The financial relief will also help stimulate agricultural production and domestic industrial output. Burundi's main exports of minerals, coffee and tea account for approximately 80% of export revenue. Increasing production, with better access to inputs, will help the country improve its trade and current account balance sheet.
The improved flow of cash will also bring the country back into regional infrastructural initiatives. Given the thawing of tensions, specifically with Rwanda, Burundi's re-admission into the fold will allow progress in strategic projects, including energy security and addressing electricity deficits.
While some critics argue that not enough transformation has been realised, it is nevertheless strategic to motivate positive behaviour. Ndayishimiye's regime understands that Burundi needs international partners for its development. The lifting of sanctions encourages international re-engagement through which Burundi can be encouraged to institute further reforms.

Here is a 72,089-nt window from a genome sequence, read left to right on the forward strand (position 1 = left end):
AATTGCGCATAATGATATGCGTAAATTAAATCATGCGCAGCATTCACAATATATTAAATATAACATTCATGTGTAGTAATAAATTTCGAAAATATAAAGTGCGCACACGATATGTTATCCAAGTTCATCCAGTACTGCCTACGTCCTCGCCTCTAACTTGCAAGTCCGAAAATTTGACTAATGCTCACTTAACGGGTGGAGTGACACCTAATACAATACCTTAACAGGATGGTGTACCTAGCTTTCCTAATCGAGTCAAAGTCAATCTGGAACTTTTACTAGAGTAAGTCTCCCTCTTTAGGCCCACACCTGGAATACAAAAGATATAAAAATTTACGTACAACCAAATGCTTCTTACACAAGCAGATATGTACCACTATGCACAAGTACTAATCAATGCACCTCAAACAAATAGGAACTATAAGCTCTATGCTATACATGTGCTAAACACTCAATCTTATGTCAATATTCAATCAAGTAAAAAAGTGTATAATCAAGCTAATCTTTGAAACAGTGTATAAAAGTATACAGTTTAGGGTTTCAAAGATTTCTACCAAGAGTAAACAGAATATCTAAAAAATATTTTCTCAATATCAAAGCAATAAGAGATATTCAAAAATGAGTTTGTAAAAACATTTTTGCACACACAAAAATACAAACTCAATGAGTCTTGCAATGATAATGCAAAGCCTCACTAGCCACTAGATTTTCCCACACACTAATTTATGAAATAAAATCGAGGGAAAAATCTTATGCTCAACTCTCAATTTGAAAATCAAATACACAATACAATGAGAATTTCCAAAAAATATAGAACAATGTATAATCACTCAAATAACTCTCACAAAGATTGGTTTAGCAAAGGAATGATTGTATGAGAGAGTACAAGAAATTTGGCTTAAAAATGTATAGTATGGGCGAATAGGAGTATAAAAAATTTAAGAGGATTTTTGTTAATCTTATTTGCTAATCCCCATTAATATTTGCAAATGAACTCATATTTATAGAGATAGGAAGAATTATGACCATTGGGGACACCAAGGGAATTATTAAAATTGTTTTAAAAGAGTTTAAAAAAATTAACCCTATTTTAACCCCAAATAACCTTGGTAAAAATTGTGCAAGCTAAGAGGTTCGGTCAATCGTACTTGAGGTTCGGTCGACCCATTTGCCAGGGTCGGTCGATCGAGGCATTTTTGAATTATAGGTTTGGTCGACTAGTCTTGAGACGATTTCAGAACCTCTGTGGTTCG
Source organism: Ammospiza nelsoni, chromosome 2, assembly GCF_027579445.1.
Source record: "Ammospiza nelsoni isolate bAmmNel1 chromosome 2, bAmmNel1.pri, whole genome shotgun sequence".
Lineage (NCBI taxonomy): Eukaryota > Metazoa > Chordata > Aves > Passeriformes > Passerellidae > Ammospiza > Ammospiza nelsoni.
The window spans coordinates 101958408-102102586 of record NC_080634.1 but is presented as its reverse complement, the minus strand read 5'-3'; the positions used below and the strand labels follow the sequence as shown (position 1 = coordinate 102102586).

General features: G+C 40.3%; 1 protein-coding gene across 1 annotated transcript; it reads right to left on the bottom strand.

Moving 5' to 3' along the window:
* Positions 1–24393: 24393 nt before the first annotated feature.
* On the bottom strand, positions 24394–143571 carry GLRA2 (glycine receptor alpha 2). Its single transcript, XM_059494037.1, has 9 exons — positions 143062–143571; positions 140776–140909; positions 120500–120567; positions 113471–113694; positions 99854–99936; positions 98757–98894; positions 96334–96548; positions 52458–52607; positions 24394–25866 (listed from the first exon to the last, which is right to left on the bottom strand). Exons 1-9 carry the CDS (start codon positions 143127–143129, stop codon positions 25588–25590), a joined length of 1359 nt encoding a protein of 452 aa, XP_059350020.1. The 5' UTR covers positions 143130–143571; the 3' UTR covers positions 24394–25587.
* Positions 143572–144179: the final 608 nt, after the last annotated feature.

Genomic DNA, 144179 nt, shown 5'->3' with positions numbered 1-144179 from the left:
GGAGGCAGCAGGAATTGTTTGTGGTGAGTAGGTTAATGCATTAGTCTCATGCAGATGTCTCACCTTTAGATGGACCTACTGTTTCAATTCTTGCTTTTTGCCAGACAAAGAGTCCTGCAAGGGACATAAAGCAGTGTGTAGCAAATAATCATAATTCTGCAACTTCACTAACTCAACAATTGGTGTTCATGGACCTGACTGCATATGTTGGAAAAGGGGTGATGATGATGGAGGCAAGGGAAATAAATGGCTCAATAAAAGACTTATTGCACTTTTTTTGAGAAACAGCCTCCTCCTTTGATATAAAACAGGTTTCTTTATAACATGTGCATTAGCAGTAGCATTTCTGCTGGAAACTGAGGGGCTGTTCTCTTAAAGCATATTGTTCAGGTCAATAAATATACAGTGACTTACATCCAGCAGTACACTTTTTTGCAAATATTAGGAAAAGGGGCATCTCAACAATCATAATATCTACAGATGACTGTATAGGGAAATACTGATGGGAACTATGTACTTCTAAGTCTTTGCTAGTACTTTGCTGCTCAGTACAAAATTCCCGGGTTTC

The country is already acknowledging the role of constructive dialogue - something the international community pushed for before Burundi's 2015 implosion. Speaking on the EU's recent decision, Burundi's Foreign Affairs Minister Albert Shingiro noted that:
These developments point at a pragmatic approach to Burundi's tentative steps towards political reforms. Looking ahead, the country needs to institutionalise democratic norms and build strong institutions that safeguard good governance. Constitutionalism, the rule of law, basic adherence to the principles of human rights, peace and prosperity are the least that Burundians deserve.
Author: David E Kiwuwa - Associate Professor of International Studies, University of Nottingham